Sentiment and necessity favour rail transport which is clean in terms of pollution, transports many people and is relatively safe and affordable.

Commuter Rail service world-wide are geared to ease traffic jams in cities by persuading motorists to leave their cars at home and ride the train. They are thus designed to be faster-reliable –safer and affordable alternative to cars. Therefore passenger car traffic on the competing roads is critical inputs in assessing the viability of a commuter rail service.
Studies show that the proposed commuter rail routes are on heavily trafficked roads in the city. Traffic Population surveys show that Jogoo road and Mombasa roads boast of the highest population of motor vehicles per day in the city.

The same study also shows that cars dominate the roads in the city. Mombasa road has the highest population of cars at 78 per cent. On Jogoo road, says the study, cars form 55 per cent of the traffic population.  Cars generally carry no more than driver. Consequently traffic snarl-ups on these roads are chronic.
Traffic snarl up on Mombasa road

The commuter service will initially comprise of three modern inter-modal railway stations that consist of a huge parking space for cars and also a parking for passenger service vehicles. Makadara station off-jogoo road will boast of parking for 5000 cars; Imara Daima, designed to serve 2000 passengers will have a parking for 150 cars. While Syokimau Station, designed to sever 10,000passengers a day, will have a parking space for 2500 cars. 

The feather in the cap for the service is the high speed line serving JK International airport. The airport serves an estimated 6.5 million travelers and years and is still counting. By the time the Greenfield terminal at the airport is completed say, in 2020, the population of travelers through the airport will rise to 12 million and onwards to 20 million. The entire project is expected to serve an estimated 15 million passengers initially rising to 60 million passengers by the time the whole project is complete.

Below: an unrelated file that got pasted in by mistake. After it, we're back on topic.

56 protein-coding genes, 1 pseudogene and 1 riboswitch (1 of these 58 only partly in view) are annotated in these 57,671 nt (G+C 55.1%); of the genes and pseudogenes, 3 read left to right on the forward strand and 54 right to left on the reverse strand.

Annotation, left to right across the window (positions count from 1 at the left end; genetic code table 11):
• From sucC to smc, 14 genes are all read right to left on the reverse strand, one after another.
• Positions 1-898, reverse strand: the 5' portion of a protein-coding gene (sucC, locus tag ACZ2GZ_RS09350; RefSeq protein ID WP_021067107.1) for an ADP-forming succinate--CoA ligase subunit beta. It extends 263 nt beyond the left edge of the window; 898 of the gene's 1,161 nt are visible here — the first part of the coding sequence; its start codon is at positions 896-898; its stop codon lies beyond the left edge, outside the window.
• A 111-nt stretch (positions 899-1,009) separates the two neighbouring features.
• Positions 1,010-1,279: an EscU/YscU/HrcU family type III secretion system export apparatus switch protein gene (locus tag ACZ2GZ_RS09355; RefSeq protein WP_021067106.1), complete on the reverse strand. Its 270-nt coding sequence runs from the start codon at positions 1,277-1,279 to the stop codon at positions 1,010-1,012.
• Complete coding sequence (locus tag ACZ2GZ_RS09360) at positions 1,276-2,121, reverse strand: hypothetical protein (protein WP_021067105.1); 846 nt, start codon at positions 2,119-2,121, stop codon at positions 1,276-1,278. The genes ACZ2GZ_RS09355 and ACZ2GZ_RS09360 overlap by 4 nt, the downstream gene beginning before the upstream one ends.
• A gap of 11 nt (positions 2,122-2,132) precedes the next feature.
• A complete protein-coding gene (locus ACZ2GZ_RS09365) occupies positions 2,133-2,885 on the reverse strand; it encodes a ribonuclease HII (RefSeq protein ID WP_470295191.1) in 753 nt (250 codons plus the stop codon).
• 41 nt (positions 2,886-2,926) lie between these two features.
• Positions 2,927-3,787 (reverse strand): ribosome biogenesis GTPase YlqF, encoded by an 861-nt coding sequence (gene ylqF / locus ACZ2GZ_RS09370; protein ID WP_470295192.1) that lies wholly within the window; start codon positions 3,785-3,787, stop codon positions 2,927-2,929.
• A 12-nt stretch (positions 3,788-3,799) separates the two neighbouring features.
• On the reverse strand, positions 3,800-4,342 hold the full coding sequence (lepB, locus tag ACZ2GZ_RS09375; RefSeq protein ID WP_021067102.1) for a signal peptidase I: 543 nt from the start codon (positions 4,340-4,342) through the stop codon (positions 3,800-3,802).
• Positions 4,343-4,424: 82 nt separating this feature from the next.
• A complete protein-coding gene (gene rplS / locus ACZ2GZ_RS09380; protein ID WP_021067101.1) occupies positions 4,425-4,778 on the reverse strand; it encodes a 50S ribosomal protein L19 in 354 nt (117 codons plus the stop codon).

The initial service will comprise of six coaches each with a capacity of 200 passengers. That is 1200 per trip lasting just about 30 minutes or less. On the road, that trip can last up to 90 minutes according to Kenya Railways corporation’s estimates. It can go up to 120 minutes in some instances. That trip in the case of Syokimau station will cost US$1.5 one way. It could be more or less depending on the station. Parking will cost another US$2.4 per day. It is not clear what Nairobi CR’s IRR is. However, similar services elsewhere in the world operating in similar circumstance have an IRR of 15-20 per cent.

Despite what seems like exorbitant cost, motorists will save big, providing them with an incentive to leave their cars home and take a ride. Currently, motorists waste up to two litres of fuel in traffic jams one way. For commuters to and from work, that is four litres wasted a day. At the current price per litre, motorists waste up to $6.7 worth of fuel a day. At the CBD, Parking costs US$1.65 a day and it could take up to an hour of waiting for a parking space.

 So motorists spend an estimated US$8.35 a day on vehicles operations. If we factor in the waiting time for a parking space, we are talking about $20 worth wasted on traffic jams in the city per day, or a whole $600 a month. This is what Motorists will save themselves by riding a train to the CBD a month.

The service provider will also make a killing. According to its MD of the corporation Nduva Muli, a single round trip costs $1766. At the current prices, a round trip earns $2824 at full capacity. The break- even level is 756 passengers. These passenger numbers are available in the market. The conclusion then is that the commuter service is viable and profitable.  The corporation plans to operate five round trips a day, generating US$14,120 revenue per day. 

This analysis assumes away the parking fees per day which stands at US$2.4 per car pay day. The implication here is even the leans trips will be underwritten by parking fees.
As for traffic jam, the train will remove 1200 vehicles from the road one way. This means that a round trip will remove are 3500 per hour. With 2400 eliminated per day, only 1100 PCUs are left on the road increasing cruising speed to almost 60KM per hour on Mombasa road and Jogoo road. It will also reduce air pollution in the affected areas.